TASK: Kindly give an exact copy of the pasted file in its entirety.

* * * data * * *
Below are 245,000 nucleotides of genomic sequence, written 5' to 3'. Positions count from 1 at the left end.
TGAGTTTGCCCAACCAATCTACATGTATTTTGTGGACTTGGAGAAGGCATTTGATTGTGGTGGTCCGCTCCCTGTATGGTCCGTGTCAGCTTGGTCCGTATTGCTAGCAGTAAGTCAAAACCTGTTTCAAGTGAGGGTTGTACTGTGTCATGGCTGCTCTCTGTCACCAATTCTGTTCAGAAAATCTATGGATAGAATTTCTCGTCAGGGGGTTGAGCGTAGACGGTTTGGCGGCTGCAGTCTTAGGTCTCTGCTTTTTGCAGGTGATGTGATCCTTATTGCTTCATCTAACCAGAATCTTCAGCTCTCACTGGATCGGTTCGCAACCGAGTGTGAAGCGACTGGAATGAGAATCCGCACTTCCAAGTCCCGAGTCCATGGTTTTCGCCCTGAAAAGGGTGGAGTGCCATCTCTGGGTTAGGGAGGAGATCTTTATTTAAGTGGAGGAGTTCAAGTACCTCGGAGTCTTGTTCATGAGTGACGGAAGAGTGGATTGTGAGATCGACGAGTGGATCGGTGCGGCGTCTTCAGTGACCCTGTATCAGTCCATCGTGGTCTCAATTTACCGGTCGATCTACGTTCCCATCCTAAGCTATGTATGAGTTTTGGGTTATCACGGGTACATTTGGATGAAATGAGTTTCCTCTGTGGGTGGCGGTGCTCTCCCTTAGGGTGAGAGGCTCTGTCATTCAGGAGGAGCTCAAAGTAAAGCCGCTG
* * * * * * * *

Below are 245,000 nucleotides of genomic sequence, written 5' to 3'. Positions count from 1 at the left end.
TGAGTTTGCCCAACCAATCTACATGTATTTTGTGGACTTGGAGAAGGCATTTGATTGTGGTGGTCCGCTCCCTGTATGGTCCGTGTCAGCTTGGTCCGTATTGCTAGCAGTAAGTCAAAACCTGTTTCAAGTGAGGGTTGTACTGTGTCATGGCTGCTCTCTGTCACCAATTCTGTTCAGAAAATCTATGGATAGAATTTCTCGTCAGGGGGTTGAGCGTAGACGGTTTGGCGGCTGCAGTCTTAGGTCTCTGCTTTTTGCAGGTGATGTGATCCTTATTGCTTCATCTAACCAGAATCTTCAGCTCTCACTGGATCGGTTCGCAACCGAGTGTGAAGCGACTGGAATGAGAATCCGCACTTCCAAGTCCCGAGTCCATGGTTTTCGCCCTGAAAAGGGTGGAGTGCCATCTCTGGGTTAGGGAGGAGATCTTTATTTAAGTGGAGGAGTTCAAGTACCTCGGAGTCTTGTTCATGAGTGACGGAAGAGTGGATTGTGAGATCGACGAGTGGATCGGTGCGGCGTCTTCAGTGACCCTGTATCAGTCCATCGTGGTCTCAATTTACCGGTCGATCTACGTTCCCATCCTAAGCTATGTATGAGTTTTGGGTTATCACGGGTACATTTGGATGAAATGAGTTTCCTCTGTGGGTGGCGGTGCTCTCCCTTAGGGTGAGAGGCTCTGTCATTCAGGAGGAGCTCAAAGTAAAGCCGCTG